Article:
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Arnold Toynbee's concept of a universal state
Before modern times, the reach of political control and military force was limited by rudimentary transportation technologies and knowledge of geography. The Roman Empire had goals of global domination, and indeed the empire was able to conquer most of the "known world" (i.e., the Mediterranean) throughout its long history. The Qin and Han dynasties as well as the Tang of China were also successful in conquering the known world of Chinese civilization. Historian Arnold Toynbee used the term Universal State to refer to an empire like the Roman Empire or Chinese Empire that conquered the entire world known to a particular civilization.
Examples of universal states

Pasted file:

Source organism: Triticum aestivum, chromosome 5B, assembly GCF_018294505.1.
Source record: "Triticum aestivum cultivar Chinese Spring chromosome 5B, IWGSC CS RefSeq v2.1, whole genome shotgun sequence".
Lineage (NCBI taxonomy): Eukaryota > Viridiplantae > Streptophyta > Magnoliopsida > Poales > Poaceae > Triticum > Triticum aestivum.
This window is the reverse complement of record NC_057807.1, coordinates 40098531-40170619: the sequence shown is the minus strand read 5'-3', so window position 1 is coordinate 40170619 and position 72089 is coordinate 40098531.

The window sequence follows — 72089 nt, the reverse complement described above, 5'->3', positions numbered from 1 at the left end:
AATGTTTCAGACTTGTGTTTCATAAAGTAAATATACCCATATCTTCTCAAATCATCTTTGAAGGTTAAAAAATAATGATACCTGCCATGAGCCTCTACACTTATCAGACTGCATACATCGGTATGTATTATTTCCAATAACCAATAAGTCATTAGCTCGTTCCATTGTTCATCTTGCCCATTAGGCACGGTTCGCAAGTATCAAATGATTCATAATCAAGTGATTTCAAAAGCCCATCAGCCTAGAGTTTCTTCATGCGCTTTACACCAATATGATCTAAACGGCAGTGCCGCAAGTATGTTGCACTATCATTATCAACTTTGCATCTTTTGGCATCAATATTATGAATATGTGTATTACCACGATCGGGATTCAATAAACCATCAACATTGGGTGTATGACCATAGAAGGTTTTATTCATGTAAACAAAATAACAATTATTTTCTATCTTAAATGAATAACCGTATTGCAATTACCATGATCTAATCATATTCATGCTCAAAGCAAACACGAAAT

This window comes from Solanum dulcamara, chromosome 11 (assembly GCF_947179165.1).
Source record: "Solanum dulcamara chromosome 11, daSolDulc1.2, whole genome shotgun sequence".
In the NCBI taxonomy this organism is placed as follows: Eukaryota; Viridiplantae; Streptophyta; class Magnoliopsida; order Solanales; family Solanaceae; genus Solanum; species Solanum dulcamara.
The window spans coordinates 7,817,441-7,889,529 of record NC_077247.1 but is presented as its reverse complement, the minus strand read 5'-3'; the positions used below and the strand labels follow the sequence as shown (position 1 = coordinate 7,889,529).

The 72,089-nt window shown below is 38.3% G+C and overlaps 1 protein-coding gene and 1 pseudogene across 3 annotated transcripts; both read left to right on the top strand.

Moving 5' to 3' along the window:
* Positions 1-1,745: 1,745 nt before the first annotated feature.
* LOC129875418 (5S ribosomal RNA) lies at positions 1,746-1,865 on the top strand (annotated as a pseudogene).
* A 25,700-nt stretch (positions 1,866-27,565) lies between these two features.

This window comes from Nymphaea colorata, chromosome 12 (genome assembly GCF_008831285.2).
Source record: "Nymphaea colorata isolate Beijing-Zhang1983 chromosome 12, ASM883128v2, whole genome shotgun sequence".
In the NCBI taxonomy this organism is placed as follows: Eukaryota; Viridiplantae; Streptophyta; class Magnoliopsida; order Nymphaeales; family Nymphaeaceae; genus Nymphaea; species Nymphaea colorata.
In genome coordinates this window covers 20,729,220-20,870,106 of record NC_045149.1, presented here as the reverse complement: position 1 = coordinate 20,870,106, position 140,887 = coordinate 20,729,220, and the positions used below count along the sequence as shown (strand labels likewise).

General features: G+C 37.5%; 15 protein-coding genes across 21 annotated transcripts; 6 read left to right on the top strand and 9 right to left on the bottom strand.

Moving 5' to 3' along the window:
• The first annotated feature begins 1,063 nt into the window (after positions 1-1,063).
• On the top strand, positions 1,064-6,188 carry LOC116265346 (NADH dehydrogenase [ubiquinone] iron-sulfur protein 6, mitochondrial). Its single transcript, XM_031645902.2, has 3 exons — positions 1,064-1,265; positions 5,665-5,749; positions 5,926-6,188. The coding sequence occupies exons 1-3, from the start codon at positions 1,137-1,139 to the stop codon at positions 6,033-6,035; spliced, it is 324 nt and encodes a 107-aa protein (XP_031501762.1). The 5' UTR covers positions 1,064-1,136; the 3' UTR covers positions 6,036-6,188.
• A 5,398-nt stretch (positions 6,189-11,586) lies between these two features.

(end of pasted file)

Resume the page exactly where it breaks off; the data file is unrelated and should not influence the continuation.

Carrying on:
As noted above, a universal state is an empire that has conquered most of the area known to a civilization.
The Assyrian Empire at its height in the 934 BC under Tiglath-Pileser III, was the strongest empire in the region with its influence stretching as far as Mesopotamia, the Levant, Lower Egypt, Eastern Turkey, Western Persia, and Northern Arabia.
Ashoka the Great, after defeating the Kingdom of Kalinga in the Kalinga War, renounced violence, and at the height of his empire in 250 BC adopted Buddhism. He became a person who is sometimes regarded as the most enlightened ruler ever and envisioned a world governed by the compassionate eightfold path of Buddhism, sending out missionaries from Ancient India to as far as Ancient Rome and Egypt.
- Toynbee, Arnold A Study of History--Volume XII: Reconsiderations London:1961--Oxford University Press Pages 308-313 "Universal States".
- Toynbee, Arnold A Study of History: Abridged One Volume Illustrated Edition (revised and abridged by the author and Jane Caplan) New York:1972—Portland House Chapter VI Universal States Pages 255-318